The Moon in conjunction with Venus and Jupiter, with the Very Large Telescope in the foreground. Image © Y. Beletsky, ESO, 2009.

Lunar occultation of Beta Tauri

Dominic Ford, Editor
From the Lunar Occultations feed

Objects: Elnath

The Moon will pass in front of Beta Tauri (Elnath), creating a lunar occultation visible from South America and Central America. Although the occultation will only be visible across part of the world – because the Moon is so close to the Earth that its position in the sky varies by as much as two degrees across the world – a close conjunction between the pair will be more widely visible.

Unfortunately the occultation will not be visible from Ashburn.

The map below shows the visibility of the occultation across the world. Separate contours show where the disappearance of Beta Tauri (Elnath) is visible (shown in red), and where its reappearance is visible (shown in blue). Solid contours show where each event is likely to be visible through binoculars at a reasonable altitude in the sky. Dotted contours indicate where each event occurs above the horizon, but may not be visible due to the sky being too bright or the Moon being very close to the horizon.

Map showing where the occultation is visible

Outside the contours, the Moon will not pass in front of Beta Tauri (Elnath) at any time, or is below the horizon at the time of the occultation. However, a close conjunction between the pair will be visible across much of the world.

The map can be downloaded in PNG , PDF or SVG format. A KMZ file , is also available, which can be opened in Google Earth to provide a higher resolution map.

A complete list of the countries and territories where the occultation will be visible is as follows:

Country Time span
Brazil 08:14–09:24
Peru 08:02–09:23
Bolivia 08:17–09:24
Colombia 08:10–09:19
Argentina 08:19–09:21
Chile 08:16–09:21
Ecuador 07:38–09:17
Panama 08:11–08:58
Paraguay 08:21–09:22
Nicaragua 08:11–08:45
Costa Rica 08:08–08:54
Mexico 07:50–08:26
Venezuela 08:39–09:06
Guatemala 08:03–08:31
French Polynesia 05:30–06:56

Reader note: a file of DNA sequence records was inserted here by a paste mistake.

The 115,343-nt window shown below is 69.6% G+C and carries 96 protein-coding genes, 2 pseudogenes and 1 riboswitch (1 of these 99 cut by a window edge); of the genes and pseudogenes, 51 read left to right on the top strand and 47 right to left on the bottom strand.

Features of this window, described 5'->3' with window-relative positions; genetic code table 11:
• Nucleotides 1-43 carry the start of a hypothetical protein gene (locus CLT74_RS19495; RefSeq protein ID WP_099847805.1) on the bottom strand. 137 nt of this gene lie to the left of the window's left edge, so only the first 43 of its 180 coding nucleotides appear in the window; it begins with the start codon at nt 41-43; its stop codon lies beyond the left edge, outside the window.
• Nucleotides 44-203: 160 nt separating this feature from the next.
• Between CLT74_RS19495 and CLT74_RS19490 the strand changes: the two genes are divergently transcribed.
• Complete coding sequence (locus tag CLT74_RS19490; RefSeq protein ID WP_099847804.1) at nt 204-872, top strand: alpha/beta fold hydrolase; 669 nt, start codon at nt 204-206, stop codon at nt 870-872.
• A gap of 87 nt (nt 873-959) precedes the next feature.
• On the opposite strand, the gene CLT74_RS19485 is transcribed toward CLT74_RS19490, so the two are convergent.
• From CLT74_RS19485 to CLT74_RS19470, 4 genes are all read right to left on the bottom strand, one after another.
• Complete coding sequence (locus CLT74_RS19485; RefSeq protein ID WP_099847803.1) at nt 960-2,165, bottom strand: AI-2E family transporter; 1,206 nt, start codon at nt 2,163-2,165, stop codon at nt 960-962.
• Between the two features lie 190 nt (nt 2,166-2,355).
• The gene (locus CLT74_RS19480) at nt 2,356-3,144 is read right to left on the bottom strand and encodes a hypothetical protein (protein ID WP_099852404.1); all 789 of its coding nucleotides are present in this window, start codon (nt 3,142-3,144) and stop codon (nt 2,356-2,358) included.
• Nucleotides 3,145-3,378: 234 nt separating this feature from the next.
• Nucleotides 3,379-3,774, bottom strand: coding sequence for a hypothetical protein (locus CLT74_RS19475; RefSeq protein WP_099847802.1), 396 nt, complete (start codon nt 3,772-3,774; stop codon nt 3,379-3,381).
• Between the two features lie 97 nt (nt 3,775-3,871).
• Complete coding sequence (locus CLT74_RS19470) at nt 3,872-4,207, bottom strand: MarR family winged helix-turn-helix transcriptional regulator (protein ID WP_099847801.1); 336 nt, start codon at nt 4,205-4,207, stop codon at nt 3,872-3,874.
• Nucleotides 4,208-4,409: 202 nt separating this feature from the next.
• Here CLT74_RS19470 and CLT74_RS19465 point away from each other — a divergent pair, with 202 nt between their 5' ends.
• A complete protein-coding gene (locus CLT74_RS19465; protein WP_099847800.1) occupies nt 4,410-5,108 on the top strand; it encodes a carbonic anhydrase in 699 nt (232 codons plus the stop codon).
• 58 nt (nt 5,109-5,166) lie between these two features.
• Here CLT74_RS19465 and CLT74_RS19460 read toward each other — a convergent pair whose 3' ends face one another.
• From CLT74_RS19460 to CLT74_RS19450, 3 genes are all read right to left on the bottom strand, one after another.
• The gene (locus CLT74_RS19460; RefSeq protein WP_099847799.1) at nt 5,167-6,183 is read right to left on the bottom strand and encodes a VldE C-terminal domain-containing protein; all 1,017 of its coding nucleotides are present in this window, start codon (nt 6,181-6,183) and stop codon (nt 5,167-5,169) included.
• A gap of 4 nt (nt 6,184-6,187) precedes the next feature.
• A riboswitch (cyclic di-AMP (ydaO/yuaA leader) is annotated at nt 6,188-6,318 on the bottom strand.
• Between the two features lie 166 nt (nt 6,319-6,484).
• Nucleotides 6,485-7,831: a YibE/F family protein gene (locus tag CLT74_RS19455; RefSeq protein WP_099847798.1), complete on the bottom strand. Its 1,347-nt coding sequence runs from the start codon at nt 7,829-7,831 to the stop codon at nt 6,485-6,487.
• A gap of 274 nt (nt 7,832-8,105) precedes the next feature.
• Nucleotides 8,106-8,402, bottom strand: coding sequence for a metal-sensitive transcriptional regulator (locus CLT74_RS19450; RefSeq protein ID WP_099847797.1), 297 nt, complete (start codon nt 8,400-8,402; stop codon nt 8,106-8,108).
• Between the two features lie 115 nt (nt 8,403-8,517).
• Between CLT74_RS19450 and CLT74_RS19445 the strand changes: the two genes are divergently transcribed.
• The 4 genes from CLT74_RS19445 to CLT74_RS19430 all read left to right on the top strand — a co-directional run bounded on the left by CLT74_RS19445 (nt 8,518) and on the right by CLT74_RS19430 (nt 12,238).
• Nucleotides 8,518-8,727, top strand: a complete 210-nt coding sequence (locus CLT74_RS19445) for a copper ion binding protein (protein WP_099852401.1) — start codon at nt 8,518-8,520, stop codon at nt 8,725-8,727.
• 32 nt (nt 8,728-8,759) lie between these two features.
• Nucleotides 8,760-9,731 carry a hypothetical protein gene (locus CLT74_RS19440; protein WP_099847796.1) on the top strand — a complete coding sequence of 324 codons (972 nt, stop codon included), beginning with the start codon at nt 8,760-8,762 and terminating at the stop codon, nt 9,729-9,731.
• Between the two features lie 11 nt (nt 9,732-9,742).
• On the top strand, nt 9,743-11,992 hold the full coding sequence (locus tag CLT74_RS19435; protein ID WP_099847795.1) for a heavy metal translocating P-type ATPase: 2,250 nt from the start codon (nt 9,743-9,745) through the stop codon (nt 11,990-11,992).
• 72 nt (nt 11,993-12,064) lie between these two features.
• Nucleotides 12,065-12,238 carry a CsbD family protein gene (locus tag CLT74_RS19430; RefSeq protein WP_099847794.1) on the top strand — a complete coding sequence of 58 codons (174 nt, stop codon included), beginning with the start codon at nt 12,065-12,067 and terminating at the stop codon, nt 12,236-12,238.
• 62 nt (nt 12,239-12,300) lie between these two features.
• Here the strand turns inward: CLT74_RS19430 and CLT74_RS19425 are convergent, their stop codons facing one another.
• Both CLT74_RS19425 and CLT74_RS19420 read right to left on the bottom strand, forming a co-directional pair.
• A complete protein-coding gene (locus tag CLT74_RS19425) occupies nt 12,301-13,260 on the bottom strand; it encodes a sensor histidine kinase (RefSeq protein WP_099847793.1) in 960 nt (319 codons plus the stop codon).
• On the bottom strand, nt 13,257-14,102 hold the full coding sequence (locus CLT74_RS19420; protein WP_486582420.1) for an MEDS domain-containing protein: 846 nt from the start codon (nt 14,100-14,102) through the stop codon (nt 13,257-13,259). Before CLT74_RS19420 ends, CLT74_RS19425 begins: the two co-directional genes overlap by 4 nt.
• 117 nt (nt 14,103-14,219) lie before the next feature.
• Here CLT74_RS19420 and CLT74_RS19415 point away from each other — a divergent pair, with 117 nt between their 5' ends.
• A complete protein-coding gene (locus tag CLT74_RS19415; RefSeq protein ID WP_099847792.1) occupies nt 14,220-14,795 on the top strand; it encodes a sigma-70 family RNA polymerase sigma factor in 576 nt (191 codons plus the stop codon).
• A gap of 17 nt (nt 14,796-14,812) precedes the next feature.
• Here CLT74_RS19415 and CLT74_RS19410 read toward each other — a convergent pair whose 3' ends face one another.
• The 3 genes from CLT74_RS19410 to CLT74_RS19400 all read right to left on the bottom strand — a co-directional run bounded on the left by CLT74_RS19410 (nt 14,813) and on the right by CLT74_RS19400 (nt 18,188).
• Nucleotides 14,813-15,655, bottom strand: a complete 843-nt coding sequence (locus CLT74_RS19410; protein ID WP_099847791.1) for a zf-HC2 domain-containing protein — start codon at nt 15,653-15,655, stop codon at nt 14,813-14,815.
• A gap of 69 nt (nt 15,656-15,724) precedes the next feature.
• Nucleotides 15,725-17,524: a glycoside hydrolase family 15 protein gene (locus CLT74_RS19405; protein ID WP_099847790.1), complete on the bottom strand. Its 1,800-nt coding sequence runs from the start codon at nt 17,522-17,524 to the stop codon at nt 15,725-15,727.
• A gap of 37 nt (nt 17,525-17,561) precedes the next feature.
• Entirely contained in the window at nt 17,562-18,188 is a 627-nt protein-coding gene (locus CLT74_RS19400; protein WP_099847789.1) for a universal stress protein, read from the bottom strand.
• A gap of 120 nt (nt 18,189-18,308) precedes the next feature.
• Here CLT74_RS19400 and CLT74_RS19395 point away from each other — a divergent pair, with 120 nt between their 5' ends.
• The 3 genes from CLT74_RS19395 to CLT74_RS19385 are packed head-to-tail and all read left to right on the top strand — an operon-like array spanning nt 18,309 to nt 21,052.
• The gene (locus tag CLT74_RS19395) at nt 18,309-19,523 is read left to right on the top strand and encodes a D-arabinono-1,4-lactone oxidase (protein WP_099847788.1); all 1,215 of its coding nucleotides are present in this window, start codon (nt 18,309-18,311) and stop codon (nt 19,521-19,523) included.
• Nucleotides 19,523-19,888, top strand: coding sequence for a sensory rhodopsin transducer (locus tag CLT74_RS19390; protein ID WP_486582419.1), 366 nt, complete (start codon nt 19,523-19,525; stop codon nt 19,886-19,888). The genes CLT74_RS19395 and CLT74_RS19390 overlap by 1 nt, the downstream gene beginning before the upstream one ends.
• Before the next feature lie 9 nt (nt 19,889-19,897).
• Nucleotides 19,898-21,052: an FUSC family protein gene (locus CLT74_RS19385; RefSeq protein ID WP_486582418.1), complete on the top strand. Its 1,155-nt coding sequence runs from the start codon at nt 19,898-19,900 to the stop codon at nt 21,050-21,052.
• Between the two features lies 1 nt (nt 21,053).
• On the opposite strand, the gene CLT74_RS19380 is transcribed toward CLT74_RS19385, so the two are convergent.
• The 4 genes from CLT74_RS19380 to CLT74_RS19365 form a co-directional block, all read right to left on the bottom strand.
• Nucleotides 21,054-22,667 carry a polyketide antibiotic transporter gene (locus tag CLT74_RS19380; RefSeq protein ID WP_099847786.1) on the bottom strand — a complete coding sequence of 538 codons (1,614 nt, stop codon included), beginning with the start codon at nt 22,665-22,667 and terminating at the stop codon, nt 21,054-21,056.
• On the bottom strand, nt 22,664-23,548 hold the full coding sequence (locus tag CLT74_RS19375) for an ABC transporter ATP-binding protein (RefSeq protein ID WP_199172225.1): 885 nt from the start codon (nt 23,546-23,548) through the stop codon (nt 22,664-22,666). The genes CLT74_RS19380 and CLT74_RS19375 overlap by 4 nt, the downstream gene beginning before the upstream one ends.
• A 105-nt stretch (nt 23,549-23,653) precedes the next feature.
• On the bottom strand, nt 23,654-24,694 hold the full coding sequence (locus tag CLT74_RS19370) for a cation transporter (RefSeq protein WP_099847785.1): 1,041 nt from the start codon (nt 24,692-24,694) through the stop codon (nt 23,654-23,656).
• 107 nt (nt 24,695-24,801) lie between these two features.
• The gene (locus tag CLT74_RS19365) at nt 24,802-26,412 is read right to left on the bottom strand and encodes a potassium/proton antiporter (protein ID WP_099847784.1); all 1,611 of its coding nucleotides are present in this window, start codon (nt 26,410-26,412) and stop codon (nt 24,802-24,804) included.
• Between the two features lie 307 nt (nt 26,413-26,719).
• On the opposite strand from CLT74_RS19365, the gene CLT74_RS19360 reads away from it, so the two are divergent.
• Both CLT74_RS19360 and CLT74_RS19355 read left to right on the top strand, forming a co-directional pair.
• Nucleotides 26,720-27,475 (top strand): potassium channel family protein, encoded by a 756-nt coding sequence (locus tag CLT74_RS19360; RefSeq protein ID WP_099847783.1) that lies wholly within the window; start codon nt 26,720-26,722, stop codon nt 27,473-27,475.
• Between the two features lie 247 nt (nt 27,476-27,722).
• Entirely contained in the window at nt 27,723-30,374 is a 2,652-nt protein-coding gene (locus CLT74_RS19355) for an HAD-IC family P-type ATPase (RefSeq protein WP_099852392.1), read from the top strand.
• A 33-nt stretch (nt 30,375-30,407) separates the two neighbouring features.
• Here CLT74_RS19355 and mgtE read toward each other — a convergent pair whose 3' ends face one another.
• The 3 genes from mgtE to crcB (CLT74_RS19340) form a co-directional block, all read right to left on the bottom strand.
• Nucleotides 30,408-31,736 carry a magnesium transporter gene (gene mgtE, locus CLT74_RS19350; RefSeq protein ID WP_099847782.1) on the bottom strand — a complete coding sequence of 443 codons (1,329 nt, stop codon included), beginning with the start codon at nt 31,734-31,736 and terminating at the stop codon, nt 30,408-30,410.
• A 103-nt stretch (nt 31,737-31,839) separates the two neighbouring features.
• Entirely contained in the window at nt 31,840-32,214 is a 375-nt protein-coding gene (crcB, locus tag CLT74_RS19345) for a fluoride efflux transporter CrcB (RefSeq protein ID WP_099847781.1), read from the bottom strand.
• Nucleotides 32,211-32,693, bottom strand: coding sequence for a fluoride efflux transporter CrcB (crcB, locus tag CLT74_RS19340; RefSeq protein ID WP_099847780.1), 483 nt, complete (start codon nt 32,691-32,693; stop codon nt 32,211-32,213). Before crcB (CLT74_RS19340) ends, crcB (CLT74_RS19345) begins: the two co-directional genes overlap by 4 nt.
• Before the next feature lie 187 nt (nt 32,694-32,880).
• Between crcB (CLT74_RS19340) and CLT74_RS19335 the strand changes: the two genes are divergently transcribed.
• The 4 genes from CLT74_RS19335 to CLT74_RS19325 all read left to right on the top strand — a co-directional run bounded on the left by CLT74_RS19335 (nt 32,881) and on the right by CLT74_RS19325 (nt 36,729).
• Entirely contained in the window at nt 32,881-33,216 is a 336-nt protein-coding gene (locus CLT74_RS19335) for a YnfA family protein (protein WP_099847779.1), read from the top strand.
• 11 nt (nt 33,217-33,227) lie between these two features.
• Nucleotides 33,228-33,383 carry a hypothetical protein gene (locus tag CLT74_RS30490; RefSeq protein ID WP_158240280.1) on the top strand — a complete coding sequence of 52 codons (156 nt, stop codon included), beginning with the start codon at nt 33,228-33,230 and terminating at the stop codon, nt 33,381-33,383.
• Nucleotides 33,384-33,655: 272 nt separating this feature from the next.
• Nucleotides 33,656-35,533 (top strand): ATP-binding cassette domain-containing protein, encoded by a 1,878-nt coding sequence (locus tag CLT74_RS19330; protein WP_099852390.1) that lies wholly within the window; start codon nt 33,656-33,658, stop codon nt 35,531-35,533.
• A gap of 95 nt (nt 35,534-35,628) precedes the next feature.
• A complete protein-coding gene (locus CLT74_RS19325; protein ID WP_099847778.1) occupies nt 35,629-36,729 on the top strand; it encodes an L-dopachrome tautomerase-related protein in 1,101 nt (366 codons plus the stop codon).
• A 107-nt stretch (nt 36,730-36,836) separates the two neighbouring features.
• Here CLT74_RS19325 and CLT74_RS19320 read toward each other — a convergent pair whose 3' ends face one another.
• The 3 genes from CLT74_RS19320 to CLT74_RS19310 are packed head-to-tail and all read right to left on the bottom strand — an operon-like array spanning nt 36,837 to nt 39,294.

El Salvador 08:08–08:34
Honduras 08:17–08:32
Cook Islands 05:28–06:30
Pitcairn 06:15–06:47
Clipperton Island 06:56–08:15

Lunar occultations are only ever visible from a small fraction of the Earth's surface. Since the Moon is much closer to the Earth than other celestial objects, its exact position in the sky differs depending on your exact location on Earth due to its large parallax. The position of the Moon as seen from two points on opposite sides of the Earth varies by up to two degrees, or four times the diameter of the full moon.

This means that if the Moon is aligned to pass in front of a particular object for an observer on one side of the Earth, it will appear up to two degrees away from that object on the other side of the Earth.

The position of Beta Tauri (Elnath) at the moment of the occultation will be as follows:

Object Right Ascension Declination Constellation Magnitude Angular Size
Beta Tauri (Elnath) 05h26m10s 28°36'N Taurus 1.7 0'00"

The coordinates above are given in J2000.0.

Next/previous occultations

« Previous Next »
Visible from the Contiguous United States Worldwide Worldwide Visible from the Contiguous United States
21 Oct 2024 17 Nov 2024 Occultations of Beta Tauri (Elnath) 11 Jan 2025 07 Mar 2025
27 Nov 2024 09 Dec 2024 Occultations 18 Dec 2024 14 Jan 2025

The sky on 15 Dec 2024

The sky on 15 December 2024
Twilight ends
Twilight begins

14-day old moon
Waning Gibbous


14 days old

Rise Culm. Set
Mercury 05:49 10:49 15:49
Venus 10:25 15:19 20:13
Moon 16:49 00:51 08:56
Mars 19:45 03:06 10:26
Jupiter 16:03 23:23 06:42
Saturn 11:55 17:30 23:05
All times shown in EST.


The circumstances of this event were computed using the DE430 planetary ephemeris published by the Jet Propulsion Laboratory (JPL).

This event was automatically generated by searching the ephemeris for planetary alignments which are of interest to amateur astronomers, and the text above was generated based on an estimate of your location.

Image credit

The Moon in conjunction with Venus and Jupiter, with the Very Large Telescope in the foreground. Image © Y. Beletsky, ESO, 2009.





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